Suzanne Collins named her fictional dystopia after the Latin phrase, “panem et circenses,” which translates to “bread and games.” The phrase refers to a government’s ability to appease its people with trivial diversions rather than actual good governance, and it applies to the Hunger Games because the Games distract Panem’s residents from the reality of the Capitol’s control. Instead, citizens focus on watching the Games to see who will be killed next and who will become the winner, earning food (bread) and rewards for their district.
Bread is also a catalyst for change in The Hunger Games. First, there’s Katniss’s memory of the time Peeta saved her life by throwing burnt bread loaves her way. His act of kindness gave her hope and made her realize that there was a way she could keep her family alive—by foraging and hunting in the woods. And then, during the Games, Rue’s district sends Katniss a loaf of bread to signal their appreciation for her treatment of Rue. In this unprecedented demonstration of solidarity between districts, there’s a threat to the order of the Capitol, which relies on division of the districts in order to maintain control.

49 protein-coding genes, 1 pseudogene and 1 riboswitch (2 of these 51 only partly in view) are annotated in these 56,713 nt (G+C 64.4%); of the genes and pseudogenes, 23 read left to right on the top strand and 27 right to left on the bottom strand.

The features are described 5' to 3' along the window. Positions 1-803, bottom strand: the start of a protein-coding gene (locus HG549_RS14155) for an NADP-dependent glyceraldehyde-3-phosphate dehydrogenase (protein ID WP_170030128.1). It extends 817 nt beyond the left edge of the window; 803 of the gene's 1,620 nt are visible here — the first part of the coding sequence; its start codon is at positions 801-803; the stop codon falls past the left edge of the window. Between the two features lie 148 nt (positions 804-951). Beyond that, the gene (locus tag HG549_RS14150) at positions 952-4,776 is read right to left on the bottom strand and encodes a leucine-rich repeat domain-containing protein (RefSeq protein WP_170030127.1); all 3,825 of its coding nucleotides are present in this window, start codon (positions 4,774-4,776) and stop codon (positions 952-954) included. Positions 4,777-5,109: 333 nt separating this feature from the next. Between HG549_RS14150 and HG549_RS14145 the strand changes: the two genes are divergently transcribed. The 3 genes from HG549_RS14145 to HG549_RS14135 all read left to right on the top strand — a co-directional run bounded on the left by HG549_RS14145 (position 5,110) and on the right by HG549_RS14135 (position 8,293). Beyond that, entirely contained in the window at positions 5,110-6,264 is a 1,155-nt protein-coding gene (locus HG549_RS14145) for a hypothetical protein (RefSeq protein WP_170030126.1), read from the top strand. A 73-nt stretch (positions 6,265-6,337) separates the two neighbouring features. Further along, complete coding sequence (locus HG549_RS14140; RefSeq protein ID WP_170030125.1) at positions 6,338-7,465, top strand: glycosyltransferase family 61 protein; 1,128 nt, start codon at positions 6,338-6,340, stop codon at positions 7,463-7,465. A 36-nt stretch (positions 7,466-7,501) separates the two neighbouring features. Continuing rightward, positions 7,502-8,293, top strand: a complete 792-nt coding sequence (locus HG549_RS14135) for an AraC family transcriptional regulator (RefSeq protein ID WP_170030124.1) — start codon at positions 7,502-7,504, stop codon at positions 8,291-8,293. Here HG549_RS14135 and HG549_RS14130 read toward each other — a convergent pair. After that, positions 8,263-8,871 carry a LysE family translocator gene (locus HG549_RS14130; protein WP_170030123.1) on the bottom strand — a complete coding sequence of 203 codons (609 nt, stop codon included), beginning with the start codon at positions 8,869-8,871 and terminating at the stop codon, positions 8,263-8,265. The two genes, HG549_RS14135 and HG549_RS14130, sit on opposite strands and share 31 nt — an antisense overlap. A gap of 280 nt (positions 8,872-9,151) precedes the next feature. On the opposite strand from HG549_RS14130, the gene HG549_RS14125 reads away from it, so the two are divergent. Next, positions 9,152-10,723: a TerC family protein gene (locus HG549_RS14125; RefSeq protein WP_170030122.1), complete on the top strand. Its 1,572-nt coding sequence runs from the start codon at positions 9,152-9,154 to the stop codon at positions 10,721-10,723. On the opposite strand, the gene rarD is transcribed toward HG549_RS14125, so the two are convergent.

Bread Quotes in The Hunger Games
Maybe if I had thanked him at some point, I’d be feeling less conflicted now. I thought about it a couple of times, but the opportunity never seemed to present itself. And now it never will. Because we’re going to be thrown into an arena to fight to the death. Exactly how am I supposed to work in a thank-you in there? Somehow it just won’t seem sincere if I’m trying to slit his throat.